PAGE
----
SCOTLAND is predicted to fall into a recession next year top economists have said, as they hit out at the "concerning" actions of the UK Government which will exacerbate the cost-of-living crisis. 

Researchers at the Fraser of Allander Institute (FAI) have revised their forecasts for the coming months and have predicted the economy will shrink north of the Border.

In their Economic Commentary for the third fiscal quarter of 2022, researchers said the economy would grow by 3.6% in 2022 before contracting by 0.6% in 2023.

The Scottish economy should grow by 0.8% in 2024, the FAI predicted.

They said this was because of “wider economic challenges” such as the dramatic rise in inflation and high fuel prices.

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The actions of Chancellor Kwasi Kwarteng – who triggered market chaos with his mini-budget – will make the cost-of-living crisis hit Scottish households harder, the paper warned.

How Tory policies will make the cost of living worse 

The foreword to the report said: “It will surprise no one to hear us say that these forecasts are very uncertain at the moment.

“It doesn’t seem in doubt though that there is a difficult winter ahead for the economy.

“It is in this challenging context that we saw the UK Government present its ‘fiscal event’ – although really a budget in all but name, given the scale of measures announced.

“This contained some of the most substantial tax policy changes seen in recent decades. Combined with recent announcements on the Energy Price Guarantee and Energy Bill Relief Scheme, this constitutes a huge change in the fiscal outlook.

“In this context, the decision not to involve the Office for Budget Responsibility (OBR) is concerning.

“The OBR plays an essential role in scrutinising tax and spend forecasts, assessing the likely impact of policy announcements on growth, the deficit and debt. Its exclusion from the process weakens transparency around the impacts of the proposals.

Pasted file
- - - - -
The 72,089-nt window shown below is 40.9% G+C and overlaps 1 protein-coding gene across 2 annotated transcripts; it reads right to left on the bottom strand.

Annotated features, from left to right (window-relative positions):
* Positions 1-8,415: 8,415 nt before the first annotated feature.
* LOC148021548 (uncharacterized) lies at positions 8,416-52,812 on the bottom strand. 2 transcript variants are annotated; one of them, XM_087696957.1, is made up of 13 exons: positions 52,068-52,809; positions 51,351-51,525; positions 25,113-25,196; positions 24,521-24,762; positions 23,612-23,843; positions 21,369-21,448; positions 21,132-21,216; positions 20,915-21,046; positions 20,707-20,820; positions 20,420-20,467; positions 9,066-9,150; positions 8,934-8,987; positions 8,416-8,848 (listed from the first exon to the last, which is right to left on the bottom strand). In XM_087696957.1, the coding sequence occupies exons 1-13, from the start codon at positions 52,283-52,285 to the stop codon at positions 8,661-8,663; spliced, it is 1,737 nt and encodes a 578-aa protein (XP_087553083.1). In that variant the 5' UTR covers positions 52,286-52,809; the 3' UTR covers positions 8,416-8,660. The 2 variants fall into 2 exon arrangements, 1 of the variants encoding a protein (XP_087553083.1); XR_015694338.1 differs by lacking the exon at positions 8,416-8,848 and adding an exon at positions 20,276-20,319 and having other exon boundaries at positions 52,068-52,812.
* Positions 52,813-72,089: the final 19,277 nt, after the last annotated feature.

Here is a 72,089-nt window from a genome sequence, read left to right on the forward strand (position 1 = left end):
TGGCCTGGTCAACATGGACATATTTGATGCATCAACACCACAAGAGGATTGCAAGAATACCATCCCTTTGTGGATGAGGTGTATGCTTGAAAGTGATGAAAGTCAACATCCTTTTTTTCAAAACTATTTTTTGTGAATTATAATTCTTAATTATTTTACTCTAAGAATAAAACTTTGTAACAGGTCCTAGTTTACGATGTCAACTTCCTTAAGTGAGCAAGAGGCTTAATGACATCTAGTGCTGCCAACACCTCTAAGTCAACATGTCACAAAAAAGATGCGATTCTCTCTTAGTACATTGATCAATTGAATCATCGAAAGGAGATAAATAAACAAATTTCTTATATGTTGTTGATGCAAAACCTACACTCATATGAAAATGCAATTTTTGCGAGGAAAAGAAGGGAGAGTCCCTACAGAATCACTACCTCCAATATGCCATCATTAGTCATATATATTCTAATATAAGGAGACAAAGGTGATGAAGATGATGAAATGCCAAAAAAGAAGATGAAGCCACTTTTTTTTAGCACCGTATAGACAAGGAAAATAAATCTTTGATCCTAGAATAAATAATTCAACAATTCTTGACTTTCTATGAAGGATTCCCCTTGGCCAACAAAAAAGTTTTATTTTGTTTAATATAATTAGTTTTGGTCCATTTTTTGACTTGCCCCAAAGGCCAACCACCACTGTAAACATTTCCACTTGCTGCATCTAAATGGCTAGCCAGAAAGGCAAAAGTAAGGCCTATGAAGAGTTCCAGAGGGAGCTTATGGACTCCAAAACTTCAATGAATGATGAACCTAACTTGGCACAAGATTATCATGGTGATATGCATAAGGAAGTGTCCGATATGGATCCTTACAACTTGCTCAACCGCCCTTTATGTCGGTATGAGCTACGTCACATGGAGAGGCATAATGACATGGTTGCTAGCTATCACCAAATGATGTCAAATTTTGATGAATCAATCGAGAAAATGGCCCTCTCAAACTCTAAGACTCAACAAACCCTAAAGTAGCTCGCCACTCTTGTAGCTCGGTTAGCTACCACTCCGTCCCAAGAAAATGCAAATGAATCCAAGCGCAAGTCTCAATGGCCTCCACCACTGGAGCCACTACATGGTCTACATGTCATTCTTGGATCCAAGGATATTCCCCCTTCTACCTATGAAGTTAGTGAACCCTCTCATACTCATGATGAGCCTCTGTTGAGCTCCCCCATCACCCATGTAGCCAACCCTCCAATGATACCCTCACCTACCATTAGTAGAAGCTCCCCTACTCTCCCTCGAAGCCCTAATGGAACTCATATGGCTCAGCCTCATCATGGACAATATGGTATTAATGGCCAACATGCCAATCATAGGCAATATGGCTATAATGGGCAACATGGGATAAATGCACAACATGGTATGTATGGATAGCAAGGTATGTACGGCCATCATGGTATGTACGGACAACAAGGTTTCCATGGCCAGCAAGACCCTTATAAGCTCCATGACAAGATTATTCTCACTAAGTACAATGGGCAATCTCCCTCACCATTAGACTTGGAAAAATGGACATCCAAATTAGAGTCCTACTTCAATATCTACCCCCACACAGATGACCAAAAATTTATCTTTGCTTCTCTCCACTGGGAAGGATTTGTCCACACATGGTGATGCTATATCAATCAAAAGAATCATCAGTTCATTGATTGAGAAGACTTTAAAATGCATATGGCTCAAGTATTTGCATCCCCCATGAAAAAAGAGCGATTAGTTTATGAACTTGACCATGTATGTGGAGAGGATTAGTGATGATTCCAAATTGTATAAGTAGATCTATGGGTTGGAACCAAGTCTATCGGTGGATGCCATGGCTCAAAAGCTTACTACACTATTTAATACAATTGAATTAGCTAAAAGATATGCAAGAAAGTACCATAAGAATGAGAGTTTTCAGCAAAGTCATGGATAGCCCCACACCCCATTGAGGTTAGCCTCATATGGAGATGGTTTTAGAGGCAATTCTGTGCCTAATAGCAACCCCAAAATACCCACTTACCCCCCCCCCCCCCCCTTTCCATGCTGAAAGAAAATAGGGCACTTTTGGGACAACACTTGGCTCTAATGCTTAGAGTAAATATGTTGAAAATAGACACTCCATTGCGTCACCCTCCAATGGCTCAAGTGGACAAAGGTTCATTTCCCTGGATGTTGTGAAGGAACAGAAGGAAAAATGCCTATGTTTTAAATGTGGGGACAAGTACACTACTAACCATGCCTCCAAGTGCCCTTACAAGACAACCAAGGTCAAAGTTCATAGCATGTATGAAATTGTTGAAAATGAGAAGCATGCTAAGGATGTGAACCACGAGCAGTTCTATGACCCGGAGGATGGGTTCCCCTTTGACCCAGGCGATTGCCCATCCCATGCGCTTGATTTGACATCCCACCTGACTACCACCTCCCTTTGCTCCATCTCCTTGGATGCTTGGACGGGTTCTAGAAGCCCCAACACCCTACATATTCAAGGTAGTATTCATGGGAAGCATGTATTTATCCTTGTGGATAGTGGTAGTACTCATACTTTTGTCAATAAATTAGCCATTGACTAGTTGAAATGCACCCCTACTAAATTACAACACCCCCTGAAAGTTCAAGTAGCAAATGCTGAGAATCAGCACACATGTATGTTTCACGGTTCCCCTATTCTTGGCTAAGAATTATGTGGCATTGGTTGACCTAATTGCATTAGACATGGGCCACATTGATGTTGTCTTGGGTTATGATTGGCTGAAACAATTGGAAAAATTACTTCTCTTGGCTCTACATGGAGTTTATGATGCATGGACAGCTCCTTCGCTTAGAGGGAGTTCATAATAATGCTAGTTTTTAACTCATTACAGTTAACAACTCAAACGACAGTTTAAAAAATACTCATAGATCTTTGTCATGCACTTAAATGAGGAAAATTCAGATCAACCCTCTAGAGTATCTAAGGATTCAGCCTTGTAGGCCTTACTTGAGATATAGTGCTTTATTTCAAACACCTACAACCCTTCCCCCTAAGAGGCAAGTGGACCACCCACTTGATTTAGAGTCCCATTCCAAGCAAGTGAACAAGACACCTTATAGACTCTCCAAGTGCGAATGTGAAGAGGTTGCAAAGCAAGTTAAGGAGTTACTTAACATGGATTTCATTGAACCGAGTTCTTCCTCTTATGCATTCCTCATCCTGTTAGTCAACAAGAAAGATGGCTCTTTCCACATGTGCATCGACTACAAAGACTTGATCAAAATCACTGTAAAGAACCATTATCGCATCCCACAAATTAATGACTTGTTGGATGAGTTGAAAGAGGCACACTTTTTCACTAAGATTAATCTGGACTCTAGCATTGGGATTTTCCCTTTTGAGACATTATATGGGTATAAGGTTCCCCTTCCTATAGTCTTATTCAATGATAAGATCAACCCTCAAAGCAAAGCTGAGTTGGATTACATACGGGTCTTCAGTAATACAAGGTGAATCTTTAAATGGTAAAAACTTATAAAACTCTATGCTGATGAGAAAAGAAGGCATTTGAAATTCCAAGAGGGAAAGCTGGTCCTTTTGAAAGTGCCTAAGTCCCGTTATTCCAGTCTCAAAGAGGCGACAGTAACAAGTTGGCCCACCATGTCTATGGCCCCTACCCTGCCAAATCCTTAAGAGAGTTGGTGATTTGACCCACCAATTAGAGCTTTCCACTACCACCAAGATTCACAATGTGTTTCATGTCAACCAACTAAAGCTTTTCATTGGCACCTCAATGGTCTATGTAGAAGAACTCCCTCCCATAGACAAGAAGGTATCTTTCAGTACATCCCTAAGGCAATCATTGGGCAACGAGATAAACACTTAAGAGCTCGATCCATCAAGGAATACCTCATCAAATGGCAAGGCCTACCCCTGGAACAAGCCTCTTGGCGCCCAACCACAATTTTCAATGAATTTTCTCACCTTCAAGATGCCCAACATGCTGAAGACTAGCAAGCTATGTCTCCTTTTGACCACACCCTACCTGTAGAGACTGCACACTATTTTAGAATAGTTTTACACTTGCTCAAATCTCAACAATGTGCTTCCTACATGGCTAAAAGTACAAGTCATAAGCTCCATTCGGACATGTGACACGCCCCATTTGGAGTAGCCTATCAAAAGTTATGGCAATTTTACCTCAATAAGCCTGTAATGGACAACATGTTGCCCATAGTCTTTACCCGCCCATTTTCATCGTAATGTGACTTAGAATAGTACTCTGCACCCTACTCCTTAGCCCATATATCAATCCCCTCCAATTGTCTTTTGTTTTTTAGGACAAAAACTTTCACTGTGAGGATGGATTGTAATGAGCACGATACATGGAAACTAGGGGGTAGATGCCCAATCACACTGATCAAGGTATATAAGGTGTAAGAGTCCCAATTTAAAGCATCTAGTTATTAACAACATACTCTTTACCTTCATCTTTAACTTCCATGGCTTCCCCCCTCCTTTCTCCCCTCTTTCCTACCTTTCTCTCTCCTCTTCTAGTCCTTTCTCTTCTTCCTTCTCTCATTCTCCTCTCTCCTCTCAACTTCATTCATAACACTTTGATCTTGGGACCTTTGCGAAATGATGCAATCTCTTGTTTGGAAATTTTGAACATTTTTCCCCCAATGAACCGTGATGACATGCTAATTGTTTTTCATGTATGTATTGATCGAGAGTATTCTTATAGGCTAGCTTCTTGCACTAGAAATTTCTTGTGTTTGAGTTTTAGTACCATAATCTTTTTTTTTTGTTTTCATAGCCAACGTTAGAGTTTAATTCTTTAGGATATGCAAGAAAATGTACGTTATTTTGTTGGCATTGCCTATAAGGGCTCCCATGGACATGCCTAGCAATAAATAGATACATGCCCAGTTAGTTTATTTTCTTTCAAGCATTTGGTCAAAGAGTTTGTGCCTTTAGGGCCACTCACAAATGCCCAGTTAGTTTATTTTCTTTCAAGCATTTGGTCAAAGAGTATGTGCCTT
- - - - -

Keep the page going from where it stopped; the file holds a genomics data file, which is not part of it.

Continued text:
“This decision, and the overall approach to fund tax cuts from borrowing without any independent assessment of the consequences, has had clear implications in the markets.

“The weakening of the pound and the increases in government gilt rates are likely to exacerbate the cost pressures facing individuals and businesses in the months to come – as well as making it much more expensive for the government to borrow.”

The wider UK economy is predicted to fall into recession later this year.

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Professor Mairi Spowage, director of the FAI, said “The data we analyse in the Commentary today points to weakening demand in the economy as inflationary pressures pervade every aspect of our lives.

“Consumer confidence is starting to weaken with attitudes on the outlook looking pessimistic. This has led us to reduce our forecasts for 2023 and 2024. Our assumption is that there will likely be contractions in the economy during the second half of 2022 and into 2023 given wider economic conditions.

“In practice, this means Scotland is likely to enter a recession.”

Demand for a UK budget reversal 

The Scottish Government has said the development "reinforces the need" for the Tories to ditch their so-called growth plan. 

A spokesperson said: "Businesses and households will be concerned about the prospect of the UK entering recession. 

“This reinforces the need for the UK Government, which holds most of the key policy levers needed to address the issue, to take urgent action and further change course from its current budgetary proposals.

“The Scottish Government is working hard within its limited powers and finite budget to support people, business, public services and the economy during this cost of living crisis.

"Deputy First Minister John Swinney will outline further measures when he reports the outcome of the Emergency Budget Review later this month.”